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Advice changes just as fashions change. One thing I query is the oft trotted out gem - pick vegetables young and small. Well, I don't want a hulking great marrow, so ok about courgettes, but, really, broad beans! Who wants them tiny, wet and lacking in taste. Mine are big, floury and strongly flavoured. Ok, tough skinned and very few of them, unfortunately, but worth it. I can hear people muttering about young peas, but no. Don't want my vegetables sweet. That's pudding in my book!
I like my broad beans very young, cooked in the pods. Very nice. Better than mange tout
The thing that put me off broad beans when I was young was that they were big and floury - as soon as I had my own garden and could pick them before they reached that stage, I began to like them, and now they're one of my favourite vegetables. I either pick them when the beans are about the size of my thumb nail (I have large hands) - still tender, definitely not floury, and full of flavour and, as Nut says, I sometimes cook (stem) them still in the pod.
And as for objecting to vegetables tasting like 'pudding' - well, there's no accounting for some people's taste buds, but to me a tasty and delicious sweet pod of peas, picked and eaten before the natural sugars have turned to starch, tastes nothing like a Pavlova, cherry clafouti or Iles de flottante (some of my favourite puddings ). It's a different sort of sweetness
I'm in Hester's camp.
Small is not necessarily sweet. Carrots are not the sweetest for me untiltil they are 3" long....not the tiny thinnings that are supposed to be so good. Lettuce too.....mine frow quickly. Beetroot as well. Runner beans are best when 6 or 7" long.....not when smaller and not those huge things that have been missed when picking.
I once grew what I jokingly called " crowbar" carrots. Holes made with a crowbar and filled with fine sieved soil and composf and fish blood and bone. 2 seeds per hole. One seedling removed. Carrots were whoppers and.......delicious. (I must do this again )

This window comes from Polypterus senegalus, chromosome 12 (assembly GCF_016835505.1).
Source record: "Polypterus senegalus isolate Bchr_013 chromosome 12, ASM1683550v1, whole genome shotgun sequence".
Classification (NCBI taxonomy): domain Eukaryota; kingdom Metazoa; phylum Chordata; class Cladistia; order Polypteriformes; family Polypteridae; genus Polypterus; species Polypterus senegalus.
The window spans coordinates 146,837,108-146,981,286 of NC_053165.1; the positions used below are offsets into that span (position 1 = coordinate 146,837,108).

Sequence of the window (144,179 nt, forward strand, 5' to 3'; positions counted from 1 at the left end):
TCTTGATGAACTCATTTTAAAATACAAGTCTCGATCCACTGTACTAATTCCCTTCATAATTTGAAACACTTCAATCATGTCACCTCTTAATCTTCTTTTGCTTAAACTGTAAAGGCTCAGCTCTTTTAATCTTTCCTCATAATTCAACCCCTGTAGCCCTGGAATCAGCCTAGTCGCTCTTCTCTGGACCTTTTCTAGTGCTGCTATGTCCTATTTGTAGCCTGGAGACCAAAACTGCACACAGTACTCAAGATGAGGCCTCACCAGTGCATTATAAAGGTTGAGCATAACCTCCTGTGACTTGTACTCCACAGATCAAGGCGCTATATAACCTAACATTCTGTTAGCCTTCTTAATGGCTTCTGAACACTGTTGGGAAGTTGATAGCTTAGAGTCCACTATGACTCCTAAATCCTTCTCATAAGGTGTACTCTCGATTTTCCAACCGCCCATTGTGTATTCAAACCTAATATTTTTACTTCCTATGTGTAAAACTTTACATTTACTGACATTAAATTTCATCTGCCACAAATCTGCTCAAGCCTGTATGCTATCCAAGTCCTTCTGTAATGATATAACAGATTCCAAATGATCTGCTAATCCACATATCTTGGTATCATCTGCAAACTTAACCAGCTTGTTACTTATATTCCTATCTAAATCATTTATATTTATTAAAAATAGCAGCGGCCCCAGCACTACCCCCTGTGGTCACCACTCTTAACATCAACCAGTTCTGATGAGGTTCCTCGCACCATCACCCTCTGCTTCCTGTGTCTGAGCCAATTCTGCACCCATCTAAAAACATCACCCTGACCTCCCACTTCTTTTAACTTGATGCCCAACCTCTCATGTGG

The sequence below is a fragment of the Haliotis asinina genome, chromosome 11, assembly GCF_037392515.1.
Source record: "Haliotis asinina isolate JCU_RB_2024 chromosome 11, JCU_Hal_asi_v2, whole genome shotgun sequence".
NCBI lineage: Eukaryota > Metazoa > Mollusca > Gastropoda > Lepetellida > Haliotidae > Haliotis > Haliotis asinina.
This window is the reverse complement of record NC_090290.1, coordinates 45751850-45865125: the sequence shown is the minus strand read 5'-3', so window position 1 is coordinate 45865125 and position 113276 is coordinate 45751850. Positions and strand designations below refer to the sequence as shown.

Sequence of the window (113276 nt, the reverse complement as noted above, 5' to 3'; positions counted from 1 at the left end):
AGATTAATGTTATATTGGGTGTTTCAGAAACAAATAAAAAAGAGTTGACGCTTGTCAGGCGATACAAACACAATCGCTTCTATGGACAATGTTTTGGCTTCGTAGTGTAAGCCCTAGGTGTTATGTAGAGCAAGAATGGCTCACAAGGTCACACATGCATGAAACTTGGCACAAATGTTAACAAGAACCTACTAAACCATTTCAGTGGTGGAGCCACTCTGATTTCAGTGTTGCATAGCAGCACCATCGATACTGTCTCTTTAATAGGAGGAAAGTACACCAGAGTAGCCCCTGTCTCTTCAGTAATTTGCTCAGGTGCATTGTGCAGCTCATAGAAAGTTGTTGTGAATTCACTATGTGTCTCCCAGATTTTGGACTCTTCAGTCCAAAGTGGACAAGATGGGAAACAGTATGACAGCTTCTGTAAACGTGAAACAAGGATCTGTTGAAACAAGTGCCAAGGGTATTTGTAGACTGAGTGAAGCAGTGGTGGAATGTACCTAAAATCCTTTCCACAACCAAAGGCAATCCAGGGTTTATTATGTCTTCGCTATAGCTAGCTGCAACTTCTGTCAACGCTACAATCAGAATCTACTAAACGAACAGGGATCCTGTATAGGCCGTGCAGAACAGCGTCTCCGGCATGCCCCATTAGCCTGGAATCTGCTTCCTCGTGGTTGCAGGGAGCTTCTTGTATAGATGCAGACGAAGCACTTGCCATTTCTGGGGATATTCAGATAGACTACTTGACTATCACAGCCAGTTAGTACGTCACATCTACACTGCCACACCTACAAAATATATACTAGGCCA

However, Hester, I do like "sweet" but sweet and full size.
I'm not convinced by the rapid obsession for raised beds the experts are pushing now. Yes, if soil is heavy clay, etc.., then raised beds are necessary but in most soils raised beds are not needed. Often soil and compost are imported, the beds dry out too quickly, and growth is often forced. Better to improve the garden soil
Further to my post above - I would agree about the rather odd fashion for 'baby' vegetables - carrots hardly bigger than 'thinnings' I would have discarded have no flavour at all - however they do look pretty on the plate - an example of form over substance
I would ask who are the experts people who tell us their own likes and dislikes or forbid us to eat as we wish, we are our own experts, we know what we like, what is good for our particular needs and may it always be so.
I eat thinning's raw in salads, washed salt pepper a drop of Olive oil. I love beans young green and tasty, depends on the type you grow, peas bring them on raw or just cooked not stewed as often happens, mange tout? do not see the point, no peas just pod. Love beetroot steamed and eaten warm. Cabbage is a favourite, properly cooked, still chewy with pepper and butter a meal in its self.
Raised beds some need them and why not make gardening easy for people who through age or various problems cannot get down to it just keep growing your own however you do it.